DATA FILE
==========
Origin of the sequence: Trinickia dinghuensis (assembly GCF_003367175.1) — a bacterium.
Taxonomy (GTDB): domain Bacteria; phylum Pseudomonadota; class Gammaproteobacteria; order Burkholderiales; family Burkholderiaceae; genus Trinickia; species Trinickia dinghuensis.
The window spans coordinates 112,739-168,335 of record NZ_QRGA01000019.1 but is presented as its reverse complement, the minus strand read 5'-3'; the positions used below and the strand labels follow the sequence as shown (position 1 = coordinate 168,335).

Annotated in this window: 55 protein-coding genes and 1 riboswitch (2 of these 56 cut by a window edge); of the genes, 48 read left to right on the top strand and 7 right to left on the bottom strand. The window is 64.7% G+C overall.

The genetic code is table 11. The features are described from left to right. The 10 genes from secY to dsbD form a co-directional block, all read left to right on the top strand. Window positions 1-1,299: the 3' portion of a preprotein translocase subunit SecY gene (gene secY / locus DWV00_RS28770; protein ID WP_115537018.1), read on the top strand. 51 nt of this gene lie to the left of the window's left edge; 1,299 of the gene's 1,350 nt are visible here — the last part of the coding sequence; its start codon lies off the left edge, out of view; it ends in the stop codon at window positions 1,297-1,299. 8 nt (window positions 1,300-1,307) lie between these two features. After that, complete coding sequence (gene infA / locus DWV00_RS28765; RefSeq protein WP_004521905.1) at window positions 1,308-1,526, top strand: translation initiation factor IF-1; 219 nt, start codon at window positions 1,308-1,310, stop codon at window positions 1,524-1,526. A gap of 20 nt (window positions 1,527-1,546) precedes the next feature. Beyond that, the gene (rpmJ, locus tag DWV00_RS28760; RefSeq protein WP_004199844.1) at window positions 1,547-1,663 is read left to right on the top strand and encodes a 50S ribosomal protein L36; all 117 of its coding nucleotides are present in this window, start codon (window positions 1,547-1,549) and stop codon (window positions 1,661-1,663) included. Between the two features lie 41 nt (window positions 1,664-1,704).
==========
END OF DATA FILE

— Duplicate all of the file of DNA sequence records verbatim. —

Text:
Origin of the sequence: Trinickia dinghuensis (assembly GCF_003367175.1) — a bacterium.
Taxonomy (GTDB): domain Bacteria; phylum Pseudomonadota; class Gammaproteobacteria; order Burkholderiales; family Burkholderiaceae; genus Trinickia; species Trinickia dinghuensis.
The window spans coordinates 112,739-168,335 of record NZ_QRGA01000019.1 but is presented as its reverse complement, the minus strand read 5'-3'; the positions used below and the strand labels follow the sequence as shown (position 1 = coordinate 168,335).

Annotated in this window: 55 protein-coding genes and 1 riboswitch (2 of these 56 cut by a window edge); of the genes, 48 read left to right on the top strand and 7 right to left on the bottom strand. The window is 64.7% G+C overall.

The genetic code is table 11. The features are described from left to right. The 10 genes from secY to dsbD form a co-directional block, all read left to right on the top strand. Window positions 1-1,299: the 3' portion of a preprotein translocase subunit SecY gene (gene secY / locus DWV00_RS28770; protein ID WP_115537018.1), read on the top strand. 51 nt of this gene lie to the left of the window's left edge; 1,299 of the gene's 1,350 nt are visible here — the last part of the coding sequence; its start codon lies off the left edge, out of view; it ends in the stop codon at window positions 1,297-1,299. 8 nt (window positions 1,300-1,307) lie between these two features. After that, complete coding sequence (gene infA / locus DWV00_RS28765; RefSeq protein WP_004521905.1) at window positions 1,308-1,526, top strand: translation initiation factor IF-1; 219 nt, start codon at window positions 1,308-1,310, stop codon at window positions 1,524-1,526. A gap of 20 nt (window positions 1,527-1,546) precedes the next feature. Beyond that, the gene (rpmJ, locus tag DWV00_RS28760; RefSeq protein WP_004199844.1) at window positions 1,547-1,663 is read left to right on the top strand and encodes a 50S ribosomal protein L36; all 117 of its coding nucleotides are present in this window, start codon (window positions 1,547-1,549) and stop codon (window positions 1,661-1,663) included. Between the two features lie 41 nt (window positions 1,664-1,704).